Great tits ‘update traditions’ to more efficient behaviours when new birds join group, scientists say

Harry Cockburn
·4-min read
Great tits can rapidly learn from one another and maintain that knowledge for generations, research reveals (Getty)
Great tits can rapidly learn from one another and maintain that knowledge for generations, research reveals (Getty)

Birds such as great tits can rapidly adopt more efficient behaviours when new members join their groups, new research suggests.

Scientists in Germany who studied populations of great tits saw that the garden birds were able to switch from one behaviour to a better alternative when their group members were slowly replaced with new birds.

They said the research “reveals immigration as a powerful driver of “cultural change” in animal groups”, and said this could help species adapt to rapidly changing environments.

Though it sounds strange to speak about animals’ “culture”, the scientists said the term refers to any behaviour that is learned from others, shared by members of the group, and persistent over generations.

With this understanding, cultural traditions are known to exist in many animal groups, including primates, dolphins and whales, rodents, and birds.

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Great tits provide a classic example of animal culture: in the 1920s, birds in a Swaythling on the edge of Southampton in the UK were observed to open the foil tops of milk bottles to steal cream.

This behaviour then spread over the subsequent 20 years, until birds throughout the country were doing the same.

In 2015 scientists said they had sufficient evidence to say that great tits were able to maintain cultural traditions. A new way of feeding - what scientists refer to as an innovation - could be taught to a single bird, and that solution would be learned by other birds and gradually spread throughout populations.

The new study builds on this research as it was still not known if groups can change their behaviour altogether - once a tradition has taken root, are animals condemned to repeating the same behaviours or can they pivot to more efficient ones?

The research demonstrated that more efficient behaviors can outcompete an established inefficient behaviour, but only if there were demographic changes in the group.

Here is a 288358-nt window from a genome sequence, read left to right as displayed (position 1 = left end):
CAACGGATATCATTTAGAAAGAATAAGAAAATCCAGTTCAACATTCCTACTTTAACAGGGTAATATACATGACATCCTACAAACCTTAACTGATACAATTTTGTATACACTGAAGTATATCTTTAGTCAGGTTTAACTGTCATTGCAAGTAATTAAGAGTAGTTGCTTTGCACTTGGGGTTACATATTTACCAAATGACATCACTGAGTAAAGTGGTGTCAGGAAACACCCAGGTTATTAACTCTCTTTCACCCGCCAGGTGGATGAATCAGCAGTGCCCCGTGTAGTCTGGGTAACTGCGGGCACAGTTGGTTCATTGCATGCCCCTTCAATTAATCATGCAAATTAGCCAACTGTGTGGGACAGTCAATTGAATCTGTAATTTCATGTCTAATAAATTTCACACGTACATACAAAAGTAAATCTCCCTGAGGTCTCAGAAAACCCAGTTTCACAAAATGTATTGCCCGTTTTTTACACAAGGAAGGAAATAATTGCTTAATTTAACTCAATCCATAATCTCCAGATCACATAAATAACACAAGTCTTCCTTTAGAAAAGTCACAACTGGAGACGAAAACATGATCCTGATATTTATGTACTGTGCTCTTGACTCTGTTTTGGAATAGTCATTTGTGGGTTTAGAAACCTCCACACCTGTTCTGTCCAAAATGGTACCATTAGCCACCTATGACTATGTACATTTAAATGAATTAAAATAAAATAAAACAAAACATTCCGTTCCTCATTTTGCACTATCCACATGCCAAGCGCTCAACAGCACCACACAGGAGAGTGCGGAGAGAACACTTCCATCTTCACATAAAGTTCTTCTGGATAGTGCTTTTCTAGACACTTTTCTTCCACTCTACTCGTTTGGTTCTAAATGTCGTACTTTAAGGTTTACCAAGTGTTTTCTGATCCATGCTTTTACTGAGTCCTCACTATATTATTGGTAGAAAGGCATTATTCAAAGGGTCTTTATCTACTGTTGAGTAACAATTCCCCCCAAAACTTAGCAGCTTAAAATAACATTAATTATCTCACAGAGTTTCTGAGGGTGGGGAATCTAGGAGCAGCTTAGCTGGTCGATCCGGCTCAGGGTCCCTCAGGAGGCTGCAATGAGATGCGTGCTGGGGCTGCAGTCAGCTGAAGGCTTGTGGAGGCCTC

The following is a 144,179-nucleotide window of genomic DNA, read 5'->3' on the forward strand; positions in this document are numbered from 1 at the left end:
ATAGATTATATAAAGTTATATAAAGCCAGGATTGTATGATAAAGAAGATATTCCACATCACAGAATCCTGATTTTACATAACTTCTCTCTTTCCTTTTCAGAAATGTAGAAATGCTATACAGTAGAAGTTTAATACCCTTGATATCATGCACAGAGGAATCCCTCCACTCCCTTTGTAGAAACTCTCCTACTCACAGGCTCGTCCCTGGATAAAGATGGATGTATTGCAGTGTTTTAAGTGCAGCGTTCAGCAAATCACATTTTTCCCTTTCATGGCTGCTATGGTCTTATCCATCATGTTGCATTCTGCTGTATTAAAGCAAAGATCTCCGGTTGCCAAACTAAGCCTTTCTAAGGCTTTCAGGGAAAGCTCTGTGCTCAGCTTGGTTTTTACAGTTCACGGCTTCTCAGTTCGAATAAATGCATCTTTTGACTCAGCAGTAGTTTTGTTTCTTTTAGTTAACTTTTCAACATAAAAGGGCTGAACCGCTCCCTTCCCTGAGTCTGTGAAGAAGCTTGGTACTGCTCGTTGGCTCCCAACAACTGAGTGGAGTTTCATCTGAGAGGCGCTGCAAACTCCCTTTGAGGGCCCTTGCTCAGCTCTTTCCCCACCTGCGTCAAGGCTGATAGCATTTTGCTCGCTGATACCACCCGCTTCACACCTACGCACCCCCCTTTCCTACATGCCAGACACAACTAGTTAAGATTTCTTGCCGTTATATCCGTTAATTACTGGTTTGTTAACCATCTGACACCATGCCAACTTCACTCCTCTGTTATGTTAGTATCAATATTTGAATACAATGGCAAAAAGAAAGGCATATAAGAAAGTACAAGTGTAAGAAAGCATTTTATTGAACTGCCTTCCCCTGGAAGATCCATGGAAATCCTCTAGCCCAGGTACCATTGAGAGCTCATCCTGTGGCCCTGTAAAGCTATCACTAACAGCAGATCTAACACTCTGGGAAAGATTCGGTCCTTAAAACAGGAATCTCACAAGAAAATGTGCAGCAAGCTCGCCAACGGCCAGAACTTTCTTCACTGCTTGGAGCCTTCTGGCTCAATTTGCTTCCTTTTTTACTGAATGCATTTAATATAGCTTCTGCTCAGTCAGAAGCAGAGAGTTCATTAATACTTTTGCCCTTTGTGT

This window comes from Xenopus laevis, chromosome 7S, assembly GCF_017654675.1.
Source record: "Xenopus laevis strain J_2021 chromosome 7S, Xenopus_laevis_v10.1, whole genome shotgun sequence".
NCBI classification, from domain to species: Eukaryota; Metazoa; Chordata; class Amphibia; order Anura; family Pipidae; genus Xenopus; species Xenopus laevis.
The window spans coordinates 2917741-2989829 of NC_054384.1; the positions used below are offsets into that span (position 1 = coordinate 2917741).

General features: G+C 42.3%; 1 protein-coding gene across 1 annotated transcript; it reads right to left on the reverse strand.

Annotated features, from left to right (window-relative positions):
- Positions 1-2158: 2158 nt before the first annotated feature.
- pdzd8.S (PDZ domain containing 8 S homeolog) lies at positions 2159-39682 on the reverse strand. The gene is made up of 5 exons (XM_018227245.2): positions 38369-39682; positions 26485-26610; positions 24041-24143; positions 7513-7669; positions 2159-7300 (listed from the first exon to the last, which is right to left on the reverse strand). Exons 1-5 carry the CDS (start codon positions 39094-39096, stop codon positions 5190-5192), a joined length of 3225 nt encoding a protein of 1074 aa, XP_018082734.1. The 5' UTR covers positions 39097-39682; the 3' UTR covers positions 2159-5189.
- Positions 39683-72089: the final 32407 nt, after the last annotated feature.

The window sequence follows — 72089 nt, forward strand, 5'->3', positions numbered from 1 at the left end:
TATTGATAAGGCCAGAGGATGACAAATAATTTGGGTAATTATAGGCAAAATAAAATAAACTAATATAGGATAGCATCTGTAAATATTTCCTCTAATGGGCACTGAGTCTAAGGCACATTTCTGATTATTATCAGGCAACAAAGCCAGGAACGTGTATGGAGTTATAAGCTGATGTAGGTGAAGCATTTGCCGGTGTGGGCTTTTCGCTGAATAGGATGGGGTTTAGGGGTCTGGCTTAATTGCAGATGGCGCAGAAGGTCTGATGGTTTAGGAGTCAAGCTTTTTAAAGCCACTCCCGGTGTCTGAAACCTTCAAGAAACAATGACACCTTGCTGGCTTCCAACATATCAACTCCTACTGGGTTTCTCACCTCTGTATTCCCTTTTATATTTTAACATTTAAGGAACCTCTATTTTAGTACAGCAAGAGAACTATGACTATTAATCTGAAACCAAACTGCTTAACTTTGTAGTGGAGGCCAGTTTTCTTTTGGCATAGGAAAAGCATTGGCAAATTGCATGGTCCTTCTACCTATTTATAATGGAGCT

The researchers said they had pinpointed a fundamental process - population turnover - which they said was crucial for the ability of animals to change their traditions.

The study involved teaching wild-caught great tits to solve puzzles and used fine-scale tracking of their behaviour.

“Experimental evidence of cultural change in animals is pretty rare, so we were surprised and excited by the outcome,” said first author Michael Chimento, a doctoral student in the Research Group of Cognitive and Cultural Ecology at the Max Planck Institute of Animal Behavior.

The research team was led by senior author Lucy Aplin, who is a Max Planck Research Group Leader and also a principal investigator in this field at the University of Konstanz. She studied populations of great tits caught from forests around Konstanz.

Because wild great tits form changeable social groups during winter, when conditions are harshest, the scientists thought that immigration could play a part in cultural evolution.

“These fluid groups could influence how their culture changes, as new group members might see solutions to problems with clearer eyes, because of their lack of experience,” said Mr Chimento.

The researchers used captive populations of wild-caught great tits to examine how fluid social groups might change a socially learned feeding tradition.

They created 18 groups of birds, each with an automated puzzle-box that gave a reward. When a bird solved the puzzle, the type of solution, time of solution, and identity were recorded using automated technology.

Each group had a tutor that was trained on a relatively inefficient puzzle solution, which then spread through the group. Then, half of the groups were kept static, and in the other half, group members were gradually replaced with new birds from the wild over the course of four weeks.

Despite both types of groups innovating a more efficient solution, fluid groups were much more likely to adopt it as their preferred behaviour, the researchers said.

The original residents, who were experienced with the puzzle, were generally the ones who innovated the efficient solution, but didn’t adopt it as their preferred behaviour.

The inexperienced immigrants, on the other hand, picked up on this innovation and did adopt it, amplifying the available social information. Birds in fluid groups were able to solve the puzzle-box faster than in static groups, despite having less overall experience.

“Great tits seem to do well in and among human-made habitats, compared to other species,” said Mr Chimento.

“Our study shows how their fluid social dynamics might be part of their secret to success and contribute to their flexibility.”

The research is published in the journal Current Biology.